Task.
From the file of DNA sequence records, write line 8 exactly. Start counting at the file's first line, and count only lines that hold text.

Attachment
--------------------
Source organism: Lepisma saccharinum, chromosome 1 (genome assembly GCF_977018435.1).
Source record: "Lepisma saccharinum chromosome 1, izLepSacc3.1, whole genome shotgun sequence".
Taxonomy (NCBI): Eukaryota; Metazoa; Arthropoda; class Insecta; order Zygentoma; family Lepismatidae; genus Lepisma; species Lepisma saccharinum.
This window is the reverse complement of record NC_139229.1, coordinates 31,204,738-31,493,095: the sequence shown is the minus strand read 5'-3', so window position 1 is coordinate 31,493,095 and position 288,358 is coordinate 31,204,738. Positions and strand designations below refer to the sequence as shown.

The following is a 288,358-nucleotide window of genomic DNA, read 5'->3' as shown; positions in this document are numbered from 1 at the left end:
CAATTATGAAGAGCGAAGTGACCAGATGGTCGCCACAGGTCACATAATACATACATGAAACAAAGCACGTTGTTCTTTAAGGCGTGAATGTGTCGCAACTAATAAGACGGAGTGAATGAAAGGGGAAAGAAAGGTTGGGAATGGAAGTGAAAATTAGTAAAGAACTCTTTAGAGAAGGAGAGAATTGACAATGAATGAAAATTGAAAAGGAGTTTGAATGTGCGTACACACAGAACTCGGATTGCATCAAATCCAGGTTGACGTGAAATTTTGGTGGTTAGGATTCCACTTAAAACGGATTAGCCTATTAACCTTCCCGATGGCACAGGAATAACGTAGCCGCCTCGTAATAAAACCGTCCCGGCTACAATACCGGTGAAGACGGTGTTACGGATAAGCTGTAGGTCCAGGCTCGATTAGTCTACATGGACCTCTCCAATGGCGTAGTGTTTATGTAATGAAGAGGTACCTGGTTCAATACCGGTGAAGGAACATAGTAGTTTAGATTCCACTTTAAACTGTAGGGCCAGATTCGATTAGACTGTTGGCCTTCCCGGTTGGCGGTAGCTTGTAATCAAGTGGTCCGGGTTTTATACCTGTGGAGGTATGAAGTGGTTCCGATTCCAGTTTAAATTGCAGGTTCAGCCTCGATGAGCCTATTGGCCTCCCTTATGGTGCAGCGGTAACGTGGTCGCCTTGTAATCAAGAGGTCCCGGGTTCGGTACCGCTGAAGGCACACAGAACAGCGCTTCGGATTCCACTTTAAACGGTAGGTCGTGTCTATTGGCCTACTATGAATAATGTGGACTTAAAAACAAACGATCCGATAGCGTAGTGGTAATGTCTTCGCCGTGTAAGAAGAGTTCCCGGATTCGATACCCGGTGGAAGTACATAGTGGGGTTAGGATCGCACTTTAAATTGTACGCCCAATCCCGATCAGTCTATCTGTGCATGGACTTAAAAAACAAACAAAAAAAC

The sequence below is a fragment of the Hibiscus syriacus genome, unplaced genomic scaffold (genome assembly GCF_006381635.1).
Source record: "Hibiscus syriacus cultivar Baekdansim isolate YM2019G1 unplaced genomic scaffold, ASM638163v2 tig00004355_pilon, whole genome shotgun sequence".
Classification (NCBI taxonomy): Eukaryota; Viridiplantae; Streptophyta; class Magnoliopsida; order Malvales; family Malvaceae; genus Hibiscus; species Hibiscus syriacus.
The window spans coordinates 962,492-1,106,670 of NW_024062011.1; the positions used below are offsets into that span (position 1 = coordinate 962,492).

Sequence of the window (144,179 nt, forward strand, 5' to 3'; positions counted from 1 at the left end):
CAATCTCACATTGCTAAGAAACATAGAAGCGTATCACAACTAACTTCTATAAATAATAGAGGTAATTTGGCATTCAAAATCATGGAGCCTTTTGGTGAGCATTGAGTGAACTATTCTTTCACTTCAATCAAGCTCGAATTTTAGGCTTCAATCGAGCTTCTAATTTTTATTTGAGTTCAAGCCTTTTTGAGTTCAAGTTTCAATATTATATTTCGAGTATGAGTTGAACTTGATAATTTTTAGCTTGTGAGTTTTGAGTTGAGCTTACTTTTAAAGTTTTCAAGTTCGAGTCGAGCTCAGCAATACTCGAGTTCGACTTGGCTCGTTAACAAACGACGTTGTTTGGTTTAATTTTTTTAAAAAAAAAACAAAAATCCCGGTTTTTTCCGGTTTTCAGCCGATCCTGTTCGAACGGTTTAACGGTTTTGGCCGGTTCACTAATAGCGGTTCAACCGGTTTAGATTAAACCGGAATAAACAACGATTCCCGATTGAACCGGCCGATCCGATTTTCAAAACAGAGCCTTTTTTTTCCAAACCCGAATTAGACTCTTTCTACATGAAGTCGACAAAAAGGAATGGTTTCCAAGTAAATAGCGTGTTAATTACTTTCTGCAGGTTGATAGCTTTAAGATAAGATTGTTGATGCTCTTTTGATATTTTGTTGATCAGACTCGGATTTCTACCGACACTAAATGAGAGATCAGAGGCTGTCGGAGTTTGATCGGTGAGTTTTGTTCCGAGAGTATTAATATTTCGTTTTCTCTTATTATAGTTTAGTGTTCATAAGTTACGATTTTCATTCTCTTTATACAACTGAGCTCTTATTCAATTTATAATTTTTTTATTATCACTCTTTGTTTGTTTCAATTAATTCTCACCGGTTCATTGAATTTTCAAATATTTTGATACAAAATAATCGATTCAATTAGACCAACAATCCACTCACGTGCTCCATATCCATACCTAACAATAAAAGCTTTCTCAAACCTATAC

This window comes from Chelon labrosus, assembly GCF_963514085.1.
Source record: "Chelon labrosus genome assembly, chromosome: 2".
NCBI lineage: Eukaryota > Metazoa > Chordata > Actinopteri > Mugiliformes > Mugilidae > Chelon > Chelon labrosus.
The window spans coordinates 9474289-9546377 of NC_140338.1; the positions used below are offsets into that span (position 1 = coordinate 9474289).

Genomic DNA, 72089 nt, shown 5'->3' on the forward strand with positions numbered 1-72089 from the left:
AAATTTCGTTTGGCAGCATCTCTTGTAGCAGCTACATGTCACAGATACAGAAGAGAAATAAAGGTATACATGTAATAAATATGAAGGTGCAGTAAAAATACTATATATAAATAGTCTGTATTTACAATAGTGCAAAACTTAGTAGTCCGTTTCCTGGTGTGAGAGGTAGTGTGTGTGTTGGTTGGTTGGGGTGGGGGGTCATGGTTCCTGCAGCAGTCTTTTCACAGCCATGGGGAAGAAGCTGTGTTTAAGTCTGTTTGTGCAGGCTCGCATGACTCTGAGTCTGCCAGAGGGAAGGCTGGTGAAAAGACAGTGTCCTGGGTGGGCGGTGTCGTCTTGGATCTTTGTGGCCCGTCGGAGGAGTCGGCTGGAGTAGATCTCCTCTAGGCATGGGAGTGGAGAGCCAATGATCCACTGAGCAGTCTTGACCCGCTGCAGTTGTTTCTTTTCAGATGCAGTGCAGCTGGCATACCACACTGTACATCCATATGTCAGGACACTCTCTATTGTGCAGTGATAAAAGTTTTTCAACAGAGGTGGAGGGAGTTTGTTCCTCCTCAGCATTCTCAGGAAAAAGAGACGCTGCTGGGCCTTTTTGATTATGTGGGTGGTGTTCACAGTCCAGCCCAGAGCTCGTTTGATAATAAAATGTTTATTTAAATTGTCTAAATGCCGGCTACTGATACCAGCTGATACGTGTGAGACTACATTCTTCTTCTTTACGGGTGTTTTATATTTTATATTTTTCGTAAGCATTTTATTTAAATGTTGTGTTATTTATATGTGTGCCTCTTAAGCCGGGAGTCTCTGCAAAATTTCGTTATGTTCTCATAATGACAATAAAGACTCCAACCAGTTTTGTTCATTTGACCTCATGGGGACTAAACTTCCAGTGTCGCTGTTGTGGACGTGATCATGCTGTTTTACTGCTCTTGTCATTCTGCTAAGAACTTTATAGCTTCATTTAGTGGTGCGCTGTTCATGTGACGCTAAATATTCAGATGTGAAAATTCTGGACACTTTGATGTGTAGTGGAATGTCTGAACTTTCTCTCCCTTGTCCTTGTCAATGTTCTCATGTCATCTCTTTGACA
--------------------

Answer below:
Source record: "Hibiscus syriacus cultivar Baekdansim isolate YM2019G1 unplaced genomic scaffold, ASM638163v2 tig00004355_pilon, whole genome shotgun sequence".